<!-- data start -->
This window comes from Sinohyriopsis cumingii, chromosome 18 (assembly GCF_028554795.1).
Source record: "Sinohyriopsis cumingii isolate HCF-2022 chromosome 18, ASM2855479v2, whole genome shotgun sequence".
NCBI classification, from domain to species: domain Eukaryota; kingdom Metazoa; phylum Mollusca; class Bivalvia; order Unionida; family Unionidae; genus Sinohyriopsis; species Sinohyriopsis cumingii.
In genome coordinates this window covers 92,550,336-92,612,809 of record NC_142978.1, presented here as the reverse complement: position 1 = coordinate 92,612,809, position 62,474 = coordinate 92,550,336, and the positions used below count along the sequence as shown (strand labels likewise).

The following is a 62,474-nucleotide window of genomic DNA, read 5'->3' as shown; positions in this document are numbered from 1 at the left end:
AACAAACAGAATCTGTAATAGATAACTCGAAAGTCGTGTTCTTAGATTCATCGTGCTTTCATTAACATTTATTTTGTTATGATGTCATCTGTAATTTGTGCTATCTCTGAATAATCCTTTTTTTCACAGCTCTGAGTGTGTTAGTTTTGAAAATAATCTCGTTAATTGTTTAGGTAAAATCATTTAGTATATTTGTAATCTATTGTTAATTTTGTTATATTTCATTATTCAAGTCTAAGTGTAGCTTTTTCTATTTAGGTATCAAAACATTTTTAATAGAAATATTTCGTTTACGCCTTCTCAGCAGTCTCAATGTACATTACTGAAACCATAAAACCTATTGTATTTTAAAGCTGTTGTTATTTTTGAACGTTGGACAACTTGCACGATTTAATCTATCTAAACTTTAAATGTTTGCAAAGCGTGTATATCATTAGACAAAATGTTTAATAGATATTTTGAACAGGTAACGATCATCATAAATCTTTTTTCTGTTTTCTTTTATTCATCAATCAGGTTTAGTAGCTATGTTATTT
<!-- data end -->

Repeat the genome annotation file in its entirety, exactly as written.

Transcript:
This window comes from Sinohyriopsis cumingii, chromosome 18 (assembly GCF_028554795.1).
Source record: "Sinohyriopsis cumingii isolate HCF-2022 chromosome 18, ASM2855479v2, whole genome shotgun sequence".
NCBI classification, from domain to species: domain Eukaryota; kingdom Metazoa; phylum Mollusca; class Bivalvia; order Unionida; family Unionidae; genus Sinohyriopsis; species Sinohyriopsis cumingii.
In genome coordinates this window covers 92,550,336-92,612,809 of record NC_142978.1, presented here as the reverse complement: position 1 = coordinate 92,612,809, position 62,474 = coordinate 92,550,336, and the positions used below count along the sequence as shown (strand labels likewise).

The following is a 62,474-nucleotide window of genomic DNA, read 5'->3' as shown; positions in this document are numbered from 1 at the left end:
AACAAACAGAATCTGTAATAGATAACTCGAAAGTCGTGTTCTTAGATTCATCGTGCTTTCATTAACATTTATTTTGTTATGATGTCATCTGTAATTTGTGCTATCTCTGAATAATCCTTTTTTTCACAGCTCTGAGTGTGTTAGTTTTGAAAATAATCTCGTTAATTGTTTAGGTAAAATCATTTAGTATATTTGTAATCTATTGTTAATTTTGTTATATTTCATTATTCAAGTCTAAGTGTAGCTTTTTCTATTTAGGTATCAAAACATTTTTAATAGAAATATTTCGTTTACGCCTTCTCAGCAGTCTCAATGTACATTACTGAAACCATAAAACCTATTGTATTTTAAAGCTGTTGTTATTTTTGAACGTTGGACAACTTGCACGATTTAATCTATCTAAACTTTAAATGTTTGCAAAGCGTGTATATCATTAGACAAAATGTTTAATAGATATTTTGAACAGGTAACGATCATCATAAATCTTTTTTCTGTTTTCTTTTATTCATCAATCAGGTTTAGTAGCTATGTTATTT